Central Otago is New Zealand’s hottest new(ish) area and it’s noted for pinot noir. Now, one of the problems about wine hacks is that they’re all crazy about pinot so when a region comes along that’s doing something serious in that line, the wine press tends to go into overdrive. Paeans of praise abound and sometimes the critical faculties are left a little behind.
So when I attended my first tasting of Otago pinot, a few years ago, I was a bit disappointed. All the wines were expensive but a number had been produced from relatively young wines and were light and insufficiently complex for the money. Others were more concentrated, but rather dark in hue, sometimes with harsh tannins and greenish fruits which did not fully express the characteristics of the pinot nose and palate. In short, though Burgundy prices were sometimes charged, some of these wines were running before they could walk.
In the years since, I’ve tasted Otago in a sporadic sort of way, mainly at mixed tastings. My impression is that, as vines mature, the wines are improving, even if there are still ups and downs. So it was with considerable anticipation that I attended an Otago masterclass in Dublin recently. There would be over a dozen wines, few as yet available in Ireland, but with a number seeking distribution. Prices were listed in sterling and ranged from £16.50 to £28 – expensive, but not too crushing for pinot, provided that they delivered on the money. However, it turned out that some of the listings were incorrect and many wines were in the €25-50 range. I decided the best thing was just to taste each wine on its own merits.
This is how they struck me.
Domain Road 2008. Light style; pleasant but not complex (Available from Phoenix Wine Agencies)
Maori Point 2008. Elegant nose of gentle summer fruit. Reasonable structure on palate with good varietal character. Alcohol was a little noticeable. The price listed was £17.50 and it would be decent value for this money.
Coal Pit Tiwha 2008. Classic, quite perfumed aromas. Nicely structured with fresh summer fruit and redcurrant flavours. Well balanced alcohol and supporting, if not over hefty, tannins. Tasty stuff of middle weight which would be ok for the £20 listed.
Te Mara 2008. Nicely defined summer fruit aromas. Rather plummy flavours with decent tannins and acidity; appealing but less classic on palate than nose.
Northburn 2007. Fresh nose but with characteristic summer fruits which are repeated on palate. Softish but well knitted tannins and nicely balanced alcohol.
Felton Road 2007. Hints of black olive on the nose which remind one of a Rhone syrah. More typicity on the palate with well structured summer fruits and a plummy finish. (Available here from Wines Direct.)
Tarras The Canyon 2007. Appealing nose, with very slightly evolved, classic aromas of summer fruits and a touch of leather. Well defined summer fruits on the palate with decent balance and structure. A relatively early drinker but an elegant and enjoyable one. (Available from Dublin’s Corkscrew).
Bannock Brae Barrel Selection 2007. Slightly earthy nose; pleasant on the palate but a little rustic and not hugely lengthy. Price listed was $47 NZ, which would probably translate into a euro mid twenties tag – it would be a bit expensive at that price.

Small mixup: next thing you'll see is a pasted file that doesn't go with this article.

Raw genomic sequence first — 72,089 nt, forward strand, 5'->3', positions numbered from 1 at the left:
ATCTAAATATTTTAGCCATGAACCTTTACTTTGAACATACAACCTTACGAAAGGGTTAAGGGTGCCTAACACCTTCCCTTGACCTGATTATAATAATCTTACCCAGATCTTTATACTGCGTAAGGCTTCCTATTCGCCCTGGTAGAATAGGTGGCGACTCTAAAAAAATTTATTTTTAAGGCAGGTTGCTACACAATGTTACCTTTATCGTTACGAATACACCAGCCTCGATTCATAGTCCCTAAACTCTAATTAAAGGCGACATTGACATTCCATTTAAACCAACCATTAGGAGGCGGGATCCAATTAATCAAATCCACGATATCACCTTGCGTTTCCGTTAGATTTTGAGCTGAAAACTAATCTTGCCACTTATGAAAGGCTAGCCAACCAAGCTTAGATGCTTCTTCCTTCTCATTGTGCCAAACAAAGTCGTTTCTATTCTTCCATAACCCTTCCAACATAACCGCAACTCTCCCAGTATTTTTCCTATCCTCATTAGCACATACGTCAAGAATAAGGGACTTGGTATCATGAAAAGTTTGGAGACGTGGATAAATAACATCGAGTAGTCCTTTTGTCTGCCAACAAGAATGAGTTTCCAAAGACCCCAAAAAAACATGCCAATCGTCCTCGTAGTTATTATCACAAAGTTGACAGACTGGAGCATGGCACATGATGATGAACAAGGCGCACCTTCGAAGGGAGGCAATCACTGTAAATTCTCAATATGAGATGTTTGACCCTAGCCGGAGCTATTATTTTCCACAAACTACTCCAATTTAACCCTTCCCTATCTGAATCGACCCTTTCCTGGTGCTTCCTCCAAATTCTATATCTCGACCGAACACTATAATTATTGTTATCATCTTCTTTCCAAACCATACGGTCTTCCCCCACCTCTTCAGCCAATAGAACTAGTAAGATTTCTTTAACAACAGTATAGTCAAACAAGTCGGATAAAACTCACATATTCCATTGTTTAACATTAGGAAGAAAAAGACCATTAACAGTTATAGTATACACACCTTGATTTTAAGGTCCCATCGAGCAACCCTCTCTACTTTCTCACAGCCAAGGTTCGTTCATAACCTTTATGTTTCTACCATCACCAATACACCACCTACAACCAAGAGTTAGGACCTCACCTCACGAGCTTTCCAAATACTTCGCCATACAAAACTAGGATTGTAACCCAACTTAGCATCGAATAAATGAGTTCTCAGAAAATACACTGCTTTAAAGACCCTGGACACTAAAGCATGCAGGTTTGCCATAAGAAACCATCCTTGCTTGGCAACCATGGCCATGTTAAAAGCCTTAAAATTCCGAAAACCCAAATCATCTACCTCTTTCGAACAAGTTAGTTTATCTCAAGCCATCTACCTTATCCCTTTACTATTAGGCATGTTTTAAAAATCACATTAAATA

Pisa Range 2006. Again, a slightly earthy nose. Palate slightly dry and lacks a little refinement but the flavours are enjoyable. Decent if it’s mid priced.
Prophets Rock 2006. Clean if slightly muted nose. Enjoyable flavours but not entirely typical, with a fleshy plum streak cutting through the summer fruits.
Rockburn 2006. Evolving but nicely classic pinot nose. Nicely structured summer fruit and fresh plum flavours. There’s decent length, too, and well balanced alcohol. This is listed at £17 and would be good value at this price – recommended.
Mount Difficulty 2006. Rather plummy aromas with good balance on palate. Pleasant plum and red fruit flavours.
Olssens Jackson Barry 2006. Simple red fruit aromas and flavours in lightish structure.
Other New Zealand Pinots
The recent annual New Zealand tasting in Dublin offered pinots from Otago and other regions, including Martinborough, Marlborough and Nelson. These regions are generally slightly warmer than Otago, leading to slightly more approachable wines, although some are rather expensive for what they are. Allowing that pinot is rarely cheap, the following offered good value.
Mud House Central Otago Pinot 2009 (Nicholson €18.50). Not hugely complex, but good varietal character and decent value.
Framingham Marlborough Pinot 2009 (Le Caveau €19.95). Good pinot character with good length and balance. Good value.
Giesen Marlborough Pinot 2009 (Greenlea Wines €16.99). Fresh tasting summer fruits; moderately long but good flavours.
Yealands Marlborough Pinot 2009 (Liberty €16.99). Lively, refreshing flavours of summer fruit and berries.
Oyster Bay Marlborough Pinot 2009 (Cassidy €13.99). Reasonable varietal character and it’s enjoyable. Keenly priced.
Esk Valley Marlborough Pinot 2009 (Barry & Fitzwilliam €14.99).Nice pinot charcter with a touch of ripeness. Tasty and excellent value.
Craggy Range Te Muna Martinborough Pinot 2008 (Febvre €39). Finishing with a treat, this is sound, classic stuff, which blossoms nicely in the glass. Pricey though.
:: Pictures courtesy of Wines of New Zealand